Mosul, Before and After, in Satellite Images

Aerial photographs of seven sites in Mosul from 2015 and now illustrate the extent of the city's destruction.

Raging for nine months, the street-by-street fight to retake Mosul from the Islamic State outlasted the Battle of Verdun — the longest and largest conflict of World War I. As Iraqi forces won back the city this week, death, destruction, and dust are all that’s left in Iraq’s second-largest metropolis. Satellite images provided to Foreign Policy by DigitalGlobe vividly illustrate this shocking transformation.

Overview of Mosul's Old City and east Mosul in November 2015, left, and July 2017, right.

Satellite image ©2017 DigitalGlobe

 

The Islamic State's main hospital in Mosul and the Mosul Hotel in November 2015, left, and July 2017, right.

Satellite image ©2017 DigitalGlobe

  [What Comes After ISIS? — The jihadi group’s defeat in Mosul and Raqqa is about to usher in a new era — and new conflicts — across the Middle East.]

The Fifth Bridge north of the Old City in November 2015, left, and July 2017, right.

Satellite image ©2017 DigitalGlobe

 

Mosul's historic Al-Nuri mosque in November 2015, left, and July 2017, right.

Satellite image ©2017 DigitalGlobe

  [Mosul Back in Iraqi Hands, But Still ‘Tough Fight Ahead’ — Iraq’s second city has fallen. ISIS isn’t dead yet, though.]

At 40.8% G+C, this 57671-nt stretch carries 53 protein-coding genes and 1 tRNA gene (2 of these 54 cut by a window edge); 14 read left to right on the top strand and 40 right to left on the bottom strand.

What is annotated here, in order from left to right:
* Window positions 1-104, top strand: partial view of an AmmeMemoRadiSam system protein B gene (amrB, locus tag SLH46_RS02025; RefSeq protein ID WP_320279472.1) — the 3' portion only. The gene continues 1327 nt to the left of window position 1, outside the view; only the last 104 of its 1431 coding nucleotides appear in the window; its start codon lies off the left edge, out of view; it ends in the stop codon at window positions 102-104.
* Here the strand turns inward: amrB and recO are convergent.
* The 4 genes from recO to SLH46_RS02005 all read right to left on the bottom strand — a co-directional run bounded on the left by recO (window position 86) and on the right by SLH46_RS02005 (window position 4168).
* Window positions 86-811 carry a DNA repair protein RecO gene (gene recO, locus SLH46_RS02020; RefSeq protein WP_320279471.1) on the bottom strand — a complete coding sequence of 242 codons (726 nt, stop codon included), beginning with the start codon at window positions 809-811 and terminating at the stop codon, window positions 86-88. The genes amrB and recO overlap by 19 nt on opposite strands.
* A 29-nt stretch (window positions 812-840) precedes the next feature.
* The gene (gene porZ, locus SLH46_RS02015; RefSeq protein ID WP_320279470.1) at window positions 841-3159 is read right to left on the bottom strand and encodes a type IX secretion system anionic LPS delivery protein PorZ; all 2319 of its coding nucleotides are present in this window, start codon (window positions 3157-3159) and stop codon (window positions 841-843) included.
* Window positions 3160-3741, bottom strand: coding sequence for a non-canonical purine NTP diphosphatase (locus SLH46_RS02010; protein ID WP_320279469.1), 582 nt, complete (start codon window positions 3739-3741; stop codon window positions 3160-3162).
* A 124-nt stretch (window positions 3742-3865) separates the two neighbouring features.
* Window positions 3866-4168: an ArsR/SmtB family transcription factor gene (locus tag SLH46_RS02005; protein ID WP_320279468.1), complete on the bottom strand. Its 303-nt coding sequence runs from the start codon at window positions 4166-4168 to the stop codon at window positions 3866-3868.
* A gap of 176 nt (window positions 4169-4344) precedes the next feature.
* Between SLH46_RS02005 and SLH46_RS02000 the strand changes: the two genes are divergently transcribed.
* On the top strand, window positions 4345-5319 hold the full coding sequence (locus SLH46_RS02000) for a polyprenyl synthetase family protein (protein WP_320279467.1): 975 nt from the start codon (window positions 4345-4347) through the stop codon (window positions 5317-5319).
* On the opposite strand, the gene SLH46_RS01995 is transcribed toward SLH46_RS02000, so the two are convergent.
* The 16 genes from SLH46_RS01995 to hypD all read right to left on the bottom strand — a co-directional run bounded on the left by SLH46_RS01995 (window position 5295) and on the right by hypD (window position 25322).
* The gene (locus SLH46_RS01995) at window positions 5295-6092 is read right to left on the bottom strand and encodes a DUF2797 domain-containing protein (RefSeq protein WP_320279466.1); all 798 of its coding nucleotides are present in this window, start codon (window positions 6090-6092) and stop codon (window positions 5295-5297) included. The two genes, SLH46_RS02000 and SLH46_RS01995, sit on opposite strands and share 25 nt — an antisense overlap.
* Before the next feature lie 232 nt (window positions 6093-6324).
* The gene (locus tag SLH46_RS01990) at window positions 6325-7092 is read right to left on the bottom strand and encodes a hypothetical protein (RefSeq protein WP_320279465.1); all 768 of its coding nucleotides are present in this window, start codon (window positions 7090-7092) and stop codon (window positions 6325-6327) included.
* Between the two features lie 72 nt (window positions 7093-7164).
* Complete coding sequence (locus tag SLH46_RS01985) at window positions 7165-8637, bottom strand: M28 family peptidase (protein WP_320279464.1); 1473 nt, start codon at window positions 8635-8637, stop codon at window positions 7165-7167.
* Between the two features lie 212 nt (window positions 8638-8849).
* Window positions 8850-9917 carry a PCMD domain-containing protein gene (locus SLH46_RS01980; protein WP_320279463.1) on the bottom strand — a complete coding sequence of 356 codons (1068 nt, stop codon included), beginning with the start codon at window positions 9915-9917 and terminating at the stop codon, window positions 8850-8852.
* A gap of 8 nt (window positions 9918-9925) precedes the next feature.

The bridge into Mosul's Old City in November 2015, left, and July 2017, right.

Satellite image ©2017 DigitalGlobe

 

Southeast of the Islamic State's main hospital in Mosul in November 2015, left, and July 2017, right.

Satellite image ©2017 DigitalGlobe

[The Lost Children of Mosul — Thousands of young Iraqis have been trapped, displaced, or killed during the fight to retake Mosul.]

A sports complex in Mosul in November 2015, left, and July 2017, right.

Satellite image ©2017 DigitalGlobe

Jesse Chase-Lubitz is an American Society of Magazine Editors intern at Foreign Policy. She is currently studying history and evolutionary biology of the human species at Columbia. Before that, she worked as a professional ballet dancer in Chicago and Austin. (@@jesschalub)

Adam Griffiths has been Foreign Policy’s online creative director since May 2016. Previously, he worked in many roles from 2010 until then at the Washington Post Express, ultimately serving as deputy creative director. His work, including as part of the redesign of Express in 2014, has received recognition by the Society for News Design. Adam is a graduate of Kent State University. (@adamgriffiths)